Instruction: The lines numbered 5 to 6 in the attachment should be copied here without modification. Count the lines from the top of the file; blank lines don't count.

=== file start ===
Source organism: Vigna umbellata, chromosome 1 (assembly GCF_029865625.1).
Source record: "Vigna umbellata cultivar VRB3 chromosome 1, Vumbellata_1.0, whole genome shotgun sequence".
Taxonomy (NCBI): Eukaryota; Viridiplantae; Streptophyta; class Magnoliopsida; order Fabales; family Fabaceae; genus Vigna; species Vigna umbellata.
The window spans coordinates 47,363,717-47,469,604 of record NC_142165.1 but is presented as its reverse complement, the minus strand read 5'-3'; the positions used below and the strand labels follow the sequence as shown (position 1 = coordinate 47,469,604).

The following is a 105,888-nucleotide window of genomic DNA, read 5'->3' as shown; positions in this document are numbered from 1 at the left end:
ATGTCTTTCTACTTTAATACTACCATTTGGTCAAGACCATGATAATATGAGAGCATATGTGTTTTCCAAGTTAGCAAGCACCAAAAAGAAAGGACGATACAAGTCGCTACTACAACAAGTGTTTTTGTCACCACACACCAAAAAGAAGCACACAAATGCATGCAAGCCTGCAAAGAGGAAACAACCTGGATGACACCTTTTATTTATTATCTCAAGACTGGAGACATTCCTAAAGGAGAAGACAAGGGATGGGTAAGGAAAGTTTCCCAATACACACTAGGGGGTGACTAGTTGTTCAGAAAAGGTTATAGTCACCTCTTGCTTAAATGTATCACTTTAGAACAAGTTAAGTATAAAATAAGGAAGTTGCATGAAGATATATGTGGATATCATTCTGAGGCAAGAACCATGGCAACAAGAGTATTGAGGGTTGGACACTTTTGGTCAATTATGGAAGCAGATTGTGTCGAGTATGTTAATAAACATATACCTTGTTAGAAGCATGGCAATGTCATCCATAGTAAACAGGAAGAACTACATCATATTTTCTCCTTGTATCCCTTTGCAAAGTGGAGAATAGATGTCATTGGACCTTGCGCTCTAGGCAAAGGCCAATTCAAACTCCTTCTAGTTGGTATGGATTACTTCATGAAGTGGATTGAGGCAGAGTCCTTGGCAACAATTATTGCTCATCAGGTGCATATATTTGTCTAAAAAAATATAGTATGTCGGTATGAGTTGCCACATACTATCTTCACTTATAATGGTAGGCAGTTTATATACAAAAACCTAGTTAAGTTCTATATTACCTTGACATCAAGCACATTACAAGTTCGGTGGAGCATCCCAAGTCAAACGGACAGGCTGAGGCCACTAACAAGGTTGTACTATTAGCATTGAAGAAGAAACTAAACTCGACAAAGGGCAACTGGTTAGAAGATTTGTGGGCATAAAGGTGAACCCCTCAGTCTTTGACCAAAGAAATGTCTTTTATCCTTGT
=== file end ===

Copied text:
The following is a 105,888-nucleotide window of genomic DNA, read 5'->3' as shown; positions in this document are numbered from 1 at the left end:
ATGTCTTTCTACTTTAATACTACCATTTGGTCAAGACCATGATAATATGAGAGCATATGTGTTTTCCAAGTTAGCAAGCACCAAAAAGAAAGGACGATACAAGTCGCTACTACAACAAGTGTTTTTGTCACCACACACCAAAAAGAAGCACACAAATGCATGCAAGCCTGCAAAGAGGAAACAACCTGGATGACACCTTTTATTTATTATCTCAAGACTGGAGACATTCCTAAAGGAGAAGACAAGGGATGGGTAAGGAAAGTTTCCCAATACACACTAGGGGGTGACTAGTTGTTCAGAAAAGGTTATAGTCACCTCTTGCTTAAATGTATCACTTTAGAACAAGTTAAGTATAAAATAAGGAAGTTGCATGAAGATATATGTGGATATCATTCTGAGGCAAGAACCATGGCAACAAGAGTATTGAGGGTTGGACACTTTTGGTCAATTATGGAAGCAGATTGTGTCGAGTATGTTAATAAACATATACCTTGTTAGAAGCATGGCAATGTCATCCATAGTAAACAGGAAGAACTACATCATATTTTCTCCTTGTATCCCTTTGCAAAGTGGAGAATAGATGTCATTGGACCTTGCGCTCTAGGCAAAGGCCAATTCAAACTCCTTCTAGTTGGTATGGATTACTTCATGAAGTGGATTGAGGCAGAGTCCTTGGCAACAATTATTGCTCATCAGGTGCATATATTTGTCTAAAAAAATATAGTATGTCGGTATGAGTTGCCACATACTATCTTCACTTATAATGGTAGGCAGTTTATATACAAAAACCTAGTTAAGTTCTATATTACCTTGACATCAAGCACATTACAAGTTCGGTGGAGCATCCCAAGTCAAACGGACAGGCTGAGGCCACTAACAAGGTTGTACTATTAGCATTGAAGAAGAAACTAAACTCGACAAAGGGCAACTGGTTAGAAGATTTGTGGGCATAAAGGTGAACCCCTCAGTCTTTGACCAAAGAAATGTCTTTTATCCTTGT